For Curry, a broken hand; for the Warriors, a busted season

© Kyle Terada-USA TODAY Sports

Art Spander

SAN FRANCISCO — A broken hand. A busted season. The man who was going to carry the team, who was supposed to be a candidate for another MVP award, went crashing to the floor.

And what little seemed to be left of a season that now is endless crashed along with him.

Steph Curry, the player the Warriors could not afford to lose, has been lost. For how long nobody knows, but what everybody does know is that even a minute would be too long. But we’re talking weeks.

There will be an MRI and other tests Thursday, and the doctors and Curry — and of course the Warriors, in this first season haunted by the Chase Center curse — will find out whether Steph needs surgery or he doesn’t. Either way, he’s out for many games.

This couldn’t be any worse for the Warriors. Even with Curry on the floor at Chase on Wednesday night, they were getting overwhelmed — embarrassed if you will — by the Phoenix Suns.

The final wasn’t that bad, the Suns winning 121-110. But in the first quarter, Phoenix led 43-14. The game was as good as over.

Unfortunately for the Warriors, now 1-3 this season, 0-2 at their new home, having led for a total of just over 2 minutes in those two, the game was not over.

It would go on. And Curry, with 8:31 remaining in the third quarter, would get tangled up with the Suns’ Aron Baynes. Looking very much like a running back who had been tackled, Steph soared heels-over-head.

He reached out with his left arm for balance, and his hand hit the floor. What was left of the Warriors season hit the skids.

“This puts us in a tough spot,” was the obvious understatement of Warriors coach Steve Kerr. “We’ll assess it and go on.” Kerr wasn’t trying to be funny. He probably was in shock.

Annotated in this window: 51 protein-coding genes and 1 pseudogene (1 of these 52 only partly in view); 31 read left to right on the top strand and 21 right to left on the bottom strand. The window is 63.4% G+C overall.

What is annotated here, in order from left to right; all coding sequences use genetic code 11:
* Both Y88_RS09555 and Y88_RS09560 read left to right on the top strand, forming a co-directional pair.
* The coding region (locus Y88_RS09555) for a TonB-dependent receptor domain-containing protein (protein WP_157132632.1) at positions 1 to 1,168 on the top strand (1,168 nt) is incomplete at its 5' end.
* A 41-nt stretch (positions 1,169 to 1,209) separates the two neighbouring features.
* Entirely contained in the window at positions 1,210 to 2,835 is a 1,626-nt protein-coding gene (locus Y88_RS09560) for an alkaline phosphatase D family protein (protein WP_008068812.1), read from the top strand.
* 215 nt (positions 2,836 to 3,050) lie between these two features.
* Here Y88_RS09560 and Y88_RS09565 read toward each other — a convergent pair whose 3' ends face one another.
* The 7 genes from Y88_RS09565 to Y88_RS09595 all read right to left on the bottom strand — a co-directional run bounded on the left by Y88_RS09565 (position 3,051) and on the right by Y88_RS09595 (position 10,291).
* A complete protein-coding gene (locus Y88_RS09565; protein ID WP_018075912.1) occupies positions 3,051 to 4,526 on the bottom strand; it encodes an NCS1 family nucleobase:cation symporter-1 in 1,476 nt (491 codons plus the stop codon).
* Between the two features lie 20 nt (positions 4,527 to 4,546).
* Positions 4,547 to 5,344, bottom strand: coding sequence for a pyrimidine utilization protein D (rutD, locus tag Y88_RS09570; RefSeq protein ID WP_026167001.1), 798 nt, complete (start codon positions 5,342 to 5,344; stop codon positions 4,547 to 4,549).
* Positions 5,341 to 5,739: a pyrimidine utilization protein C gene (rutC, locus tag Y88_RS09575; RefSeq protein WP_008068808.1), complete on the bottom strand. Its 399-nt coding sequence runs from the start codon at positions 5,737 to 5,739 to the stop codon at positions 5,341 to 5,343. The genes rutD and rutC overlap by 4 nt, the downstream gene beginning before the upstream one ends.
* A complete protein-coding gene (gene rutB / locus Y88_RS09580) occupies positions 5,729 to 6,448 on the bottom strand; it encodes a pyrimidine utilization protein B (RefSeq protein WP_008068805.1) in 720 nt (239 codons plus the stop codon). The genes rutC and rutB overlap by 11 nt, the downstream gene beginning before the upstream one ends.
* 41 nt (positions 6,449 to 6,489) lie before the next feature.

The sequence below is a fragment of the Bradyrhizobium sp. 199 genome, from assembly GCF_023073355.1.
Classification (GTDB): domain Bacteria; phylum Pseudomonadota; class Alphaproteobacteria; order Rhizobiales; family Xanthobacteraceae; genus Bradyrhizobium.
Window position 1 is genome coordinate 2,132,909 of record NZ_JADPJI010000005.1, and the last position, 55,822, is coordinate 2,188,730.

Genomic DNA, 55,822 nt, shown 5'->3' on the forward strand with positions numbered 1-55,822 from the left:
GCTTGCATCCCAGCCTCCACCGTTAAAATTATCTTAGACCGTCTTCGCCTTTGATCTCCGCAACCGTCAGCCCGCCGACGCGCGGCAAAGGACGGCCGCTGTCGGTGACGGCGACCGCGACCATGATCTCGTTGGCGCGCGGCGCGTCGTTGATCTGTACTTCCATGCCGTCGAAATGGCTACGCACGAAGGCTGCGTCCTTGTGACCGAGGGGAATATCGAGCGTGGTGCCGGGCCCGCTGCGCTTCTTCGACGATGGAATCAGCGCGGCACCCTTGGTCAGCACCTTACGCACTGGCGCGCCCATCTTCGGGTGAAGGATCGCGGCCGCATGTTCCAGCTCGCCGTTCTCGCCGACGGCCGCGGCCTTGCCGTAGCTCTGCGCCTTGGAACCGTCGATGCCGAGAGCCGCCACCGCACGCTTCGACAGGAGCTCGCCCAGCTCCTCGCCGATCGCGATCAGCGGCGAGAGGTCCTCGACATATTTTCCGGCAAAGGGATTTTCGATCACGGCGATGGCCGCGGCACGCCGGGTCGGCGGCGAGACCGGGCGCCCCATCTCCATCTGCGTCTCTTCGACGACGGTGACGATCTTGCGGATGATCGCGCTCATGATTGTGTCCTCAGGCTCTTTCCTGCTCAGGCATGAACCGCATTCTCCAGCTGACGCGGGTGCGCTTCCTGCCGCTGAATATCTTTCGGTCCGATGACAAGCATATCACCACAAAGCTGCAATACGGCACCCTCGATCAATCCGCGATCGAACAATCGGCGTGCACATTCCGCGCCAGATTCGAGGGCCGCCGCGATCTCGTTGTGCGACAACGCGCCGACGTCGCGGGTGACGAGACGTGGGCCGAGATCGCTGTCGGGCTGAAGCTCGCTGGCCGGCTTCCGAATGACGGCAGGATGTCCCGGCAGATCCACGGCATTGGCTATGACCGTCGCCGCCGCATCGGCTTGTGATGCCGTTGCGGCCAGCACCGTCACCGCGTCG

Those glory days, the five straight trips to the finals, the record 73-win season of 2016, now seem a million years away. It’s become a Greek tragedy. The gods are conspiring to make the Warriors pay for all their success.

Everything went so right. Now it’s all gone horribly wrong.

Kevin Durant fled to Brooklyn. Klay Thompson tore up his knee. Steph breaks his hand. The season turns to dust.

It’s basketball. It’s big, skilled men running and leaping, scoring points, playing hard and hoping for the best. It’s the ecstasy and agony of sport.

“Just one of those things,” said Kerr. That sounds like a Cole Porter song title. But it’s a mournful melody for a franchise so accustomed to the joyful marches of victory parades.

One season, the Warriors get to the sixth game of the NBA finals. The next season, they’re getting their comeuppance.

“Aron Baynes came up after the game,” Kerr said, “and wanted to know how Steph was doing. You could tell he felt really bad. It was just a random basketball play. Stuff happens.”

No Klay. No Steph. No splashing from the Splash Brothers. Guys named Eric Paschal and D’Angelo Russell on the court. The Dubs looking awful. Kerr looking for something, anything.

On-the-job training against the best players in the world. Kerr understands, but will those fans in the $300 seats, the ones who couldn’t stay until the final buzzer, understand?

“It’s a great opportunity for the young guys to play,” said Kerr, “but it’s a little too much. You want to bring along rookies as best you can, but we’re just putting so much on the plate. But we have no choice with all the injuries.”

Kerr liked what he saw in the second half, but the Warriors gave up 70 points in the first half. Defense is the most difficult part of the game, and the most important part.

“There were some bright spots for our young guys,” said Kerr, “Eric and Jordan (Poole). I was thrilled by the effort in the second half.”

What happened to Steph Curry in the second half was what most of us will remember. It wasn’t thrilling. It was chilling.

Comments (1)
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